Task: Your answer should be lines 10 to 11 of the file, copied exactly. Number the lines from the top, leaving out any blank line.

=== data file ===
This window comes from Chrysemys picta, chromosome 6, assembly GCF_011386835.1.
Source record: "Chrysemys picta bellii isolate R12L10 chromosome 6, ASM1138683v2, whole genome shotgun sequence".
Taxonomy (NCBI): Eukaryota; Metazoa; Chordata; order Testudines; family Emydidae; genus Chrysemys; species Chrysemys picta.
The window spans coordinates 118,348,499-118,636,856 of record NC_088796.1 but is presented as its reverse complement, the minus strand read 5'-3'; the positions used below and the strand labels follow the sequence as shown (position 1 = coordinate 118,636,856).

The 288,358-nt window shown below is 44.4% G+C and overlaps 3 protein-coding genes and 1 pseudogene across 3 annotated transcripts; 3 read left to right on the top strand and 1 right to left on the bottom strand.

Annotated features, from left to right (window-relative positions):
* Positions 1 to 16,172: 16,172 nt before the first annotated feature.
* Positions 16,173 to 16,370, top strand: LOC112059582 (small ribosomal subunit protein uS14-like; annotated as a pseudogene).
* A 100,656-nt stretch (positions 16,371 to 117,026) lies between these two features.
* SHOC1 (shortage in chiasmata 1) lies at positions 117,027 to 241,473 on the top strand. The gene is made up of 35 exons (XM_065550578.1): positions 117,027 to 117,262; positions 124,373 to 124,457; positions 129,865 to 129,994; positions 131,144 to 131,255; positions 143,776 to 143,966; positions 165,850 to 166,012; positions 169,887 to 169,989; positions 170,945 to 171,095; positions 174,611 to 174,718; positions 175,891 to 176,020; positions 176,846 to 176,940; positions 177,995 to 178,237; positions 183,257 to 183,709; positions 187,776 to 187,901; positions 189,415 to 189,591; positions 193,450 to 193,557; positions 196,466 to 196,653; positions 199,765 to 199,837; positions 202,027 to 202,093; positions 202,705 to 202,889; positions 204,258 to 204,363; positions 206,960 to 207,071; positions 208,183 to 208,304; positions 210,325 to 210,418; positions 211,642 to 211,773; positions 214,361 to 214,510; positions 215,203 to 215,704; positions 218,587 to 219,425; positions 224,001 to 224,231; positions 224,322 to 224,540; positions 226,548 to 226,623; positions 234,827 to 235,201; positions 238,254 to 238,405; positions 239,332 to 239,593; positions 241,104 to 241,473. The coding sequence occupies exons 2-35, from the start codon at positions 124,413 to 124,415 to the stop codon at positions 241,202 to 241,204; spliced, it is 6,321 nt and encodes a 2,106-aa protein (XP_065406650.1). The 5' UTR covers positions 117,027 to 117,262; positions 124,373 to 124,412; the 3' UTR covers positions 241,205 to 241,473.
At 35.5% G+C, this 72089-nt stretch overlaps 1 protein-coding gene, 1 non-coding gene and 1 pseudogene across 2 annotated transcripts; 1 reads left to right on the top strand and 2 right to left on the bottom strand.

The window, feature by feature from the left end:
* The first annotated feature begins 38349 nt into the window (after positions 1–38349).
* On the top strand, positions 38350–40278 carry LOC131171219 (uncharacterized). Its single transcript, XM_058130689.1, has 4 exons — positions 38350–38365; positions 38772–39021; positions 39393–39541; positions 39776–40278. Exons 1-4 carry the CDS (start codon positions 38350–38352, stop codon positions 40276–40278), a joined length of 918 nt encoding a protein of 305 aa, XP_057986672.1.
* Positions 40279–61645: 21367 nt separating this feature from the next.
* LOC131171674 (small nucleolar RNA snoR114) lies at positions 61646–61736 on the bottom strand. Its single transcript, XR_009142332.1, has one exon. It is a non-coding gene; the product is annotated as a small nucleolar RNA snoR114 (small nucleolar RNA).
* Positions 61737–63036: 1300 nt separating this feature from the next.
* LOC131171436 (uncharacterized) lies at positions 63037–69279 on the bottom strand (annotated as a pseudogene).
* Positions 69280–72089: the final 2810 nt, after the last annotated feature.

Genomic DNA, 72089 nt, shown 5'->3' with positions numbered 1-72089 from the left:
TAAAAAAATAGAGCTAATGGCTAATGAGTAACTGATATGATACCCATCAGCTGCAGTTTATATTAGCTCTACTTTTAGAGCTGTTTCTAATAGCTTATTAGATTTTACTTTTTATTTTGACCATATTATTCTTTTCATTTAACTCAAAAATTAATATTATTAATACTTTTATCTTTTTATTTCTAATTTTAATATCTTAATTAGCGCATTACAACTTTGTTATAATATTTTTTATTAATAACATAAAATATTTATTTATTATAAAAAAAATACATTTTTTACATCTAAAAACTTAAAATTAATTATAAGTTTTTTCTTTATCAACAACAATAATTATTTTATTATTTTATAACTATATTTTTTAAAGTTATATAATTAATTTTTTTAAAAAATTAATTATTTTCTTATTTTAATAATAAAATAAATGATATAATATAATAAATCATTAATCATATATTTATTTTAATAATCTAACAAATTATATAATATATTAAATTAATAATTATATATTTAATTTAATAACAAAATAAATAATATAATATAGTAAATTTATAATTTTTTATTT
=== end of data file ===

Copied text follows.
* SHOC1 (shortage in chiasmata 1) lies at positions 117,027 to 241,473 on the top strand. The gene is made up of 35 exons (XM_065550578.1): positions 117,027 to 117,262; positions 124,373 to 124,457; positions 129,865 to 129,994; positions 131,144 to 131,255; positions 143,776 to 143,966; positions 165,850 to 166,012; positions 169,887 to 169,989; positions 170,945 to 171,095; positions 174,611 to 174,718; positions 175,891 to 176,020; positions 176,846 to 176,940; positions 177,995 to 178,237; positions 183,257 to 183,709; positions 187,776 to 187,901; positions 189,415 to 189,591; positions 193,450 to 193,557; positions 196,466 to 196,653; positions 199,765 to 199,837; positions 202,027 to 202,093; positions 202,705 to 202,889; positions 204,258 to 204,363; positions 206,960 to 207,071; positions 208,183 to 208,304; positions 210,325 to 210,418; positions 211,642 to 211,773; positions 214,361 to 214,510; positions 215,203 to 215,704; positions 218,587 to 219,425; positions 224,001 to 224,231; positions 224,322 to 224,540; positions 226,548 to 226,623; positions 234,827 to 235,201; positions 238,254 to 238,405; positions 239,332 to 239,593; positions 241,104 to 241,473. The coding sequence occupies exons 2-35, from the start codon at positions 124,413 to 124,415 to the stop codon at positions 241,202 to 241,204; spliced, it is 6,321 nt and encodes a 2,106-aa protein (XP_065406650.1). The 5' UTR covers positions 117,027 to 117,262; positions 124,373 to 124,412; the 3' UTR covers positions 241,205 to 241,473.
At 35.5% G+C, this 72089-nt stretch overlaps 1 protein-coding gene, 1 non-coding gene and 1 pseudogene across 2 annotated transcripts; 1 reads left to right on the top strand and 2 right to left on the bottom strand.